Revisiting A Pairs Trade Between Archer Daniels And Bunge

| About: Archer Daniels (ADM)


A bad year for grain prices.

Processing spreads crushed.

The current level of the pairs trade.

Prospects for 2016.

Stay with the strong long.

On June 15, 2015, I wrote an article for Seeking Alpha entitled, Long Archer Daniels Midland and Short Bunge: A Response to Emerging Market Conditions. In that piece, I argued that the weakness in Brazil would result in a better performance for Archer Daniels (NYSE:ADM) as opposed to Bunge (NYSE:BG), as BG has a serious commitment in the South American nation.

In the article, I wrote:

"Survival of the fittest is the key concept for the grain business for the future. Given the strong market cap of ADM compared with BG, the fact that ADM trades at a lower multiple and BG's commitment to a difficult market, Brazil, I favor ADM over BG today. While BG has marginally outperformed ADM since March, ADM is trading at all-time highs while BG remains over 30% below its all-time highs.

Regardless of what happens with this year's crops I believe that ADM will outperform BG in coming months and years. The economic and political problems in Brazil and increased Chinese competition could cause problems for Bunge. Therefore, long ADM and short BG is a grain and emerging market opportunity that begs for consideration at today's prices".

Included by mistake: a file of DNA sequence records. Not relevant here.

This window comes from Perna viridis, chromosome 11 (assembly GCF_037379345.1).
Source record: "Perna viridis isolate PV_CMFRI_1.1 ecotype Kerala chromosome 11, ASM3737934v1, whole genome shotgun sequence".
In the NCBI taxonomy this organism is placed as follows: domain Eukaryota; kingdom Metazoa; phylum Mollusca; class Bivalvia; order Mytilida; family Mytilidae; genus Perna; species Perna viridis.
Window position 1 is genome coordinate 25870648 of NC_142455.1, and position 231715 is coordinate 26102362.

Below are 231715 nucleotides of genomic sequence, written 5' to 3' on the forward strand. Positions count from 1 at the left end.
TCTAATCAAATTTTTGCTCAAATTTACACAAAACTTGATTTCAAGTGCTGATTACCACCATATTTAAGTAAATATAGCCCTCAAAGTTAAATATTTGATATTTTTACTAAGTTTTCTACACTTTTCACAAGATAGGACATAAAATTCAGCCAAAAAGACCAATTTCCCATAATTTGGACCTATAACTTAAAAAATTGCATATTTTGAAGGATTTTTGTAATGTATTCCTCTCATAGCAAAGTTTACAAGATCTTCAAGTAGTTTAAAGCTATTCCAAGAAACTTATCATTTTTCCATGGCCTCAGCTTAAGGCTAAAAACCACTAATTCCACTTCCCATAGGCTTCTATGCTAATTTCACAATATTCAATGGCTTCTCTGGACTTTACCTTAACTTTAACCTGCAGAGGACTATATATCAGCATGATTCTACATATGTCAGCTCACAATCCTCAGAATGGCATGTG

The bottom line is that last year's harvest was huge, grain prices moved lower and the shares of both companies tanked.

A bad year for grain prices

It has been an ugly six months for agricultural commodity prices. The price of soybeans fell from $9.71 per bushel on June 15 to just under $8.80 on the nearby January futures contract.

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The weekly soybean chart highlights the price action in the agricultural commodity. Active month March soybean futures are even lower, closing last Friday at $8.6525 per bushel. The action in the corn market was subdued. On June 15, 2015, the price of corn was at the $3.5325 level.

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The weekly corn chart highlights that corn closed last Friday at $3.57 per bushel, virtually unchanged from the level in June.

The prices of grains have been in bear mode since mid-June. Meanwhile, margins for processing grains have tanked.

Processing spreads crushed

Processing spreads are a real time indicator of profitability for companies involved in manufacturing one commodity from another. When it comes to ADM and BG, processing spreads reflect their profit margins.

Both companies crush soybeans into soybean meal and soybean oil. The synthetic soybean crush spread traded on the Chicago Board of Trade was at the $9.72 per bushel level on June 15.

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Last Friday, this spread closed at $5.20 per bushel on the active month March futures contract. The decrease of over 46% represents destruction in crushing margins for both companies. Processing soybeans into soybean meal and soybean oil became a much less profitable business since last June.

Additionally, both companies are involved in the manufacturing of a biofuel, ethanol. In 2015, the price of corn was down 9.63% while the price of ethanol fell 13.95%. That tells us that processing corn into ethanol was a less profitable business for anyone involved in the refining process. While ADM produces ethanol from corn in the U.S., BG is active in processing sugar into ethanol in Brazil. In 2015, the price of sugar rose by just under 5% while ethanol fell. This means that the input into the process was more costly while the ultimate product went down in price, a double whammy on the profit front for Bunge.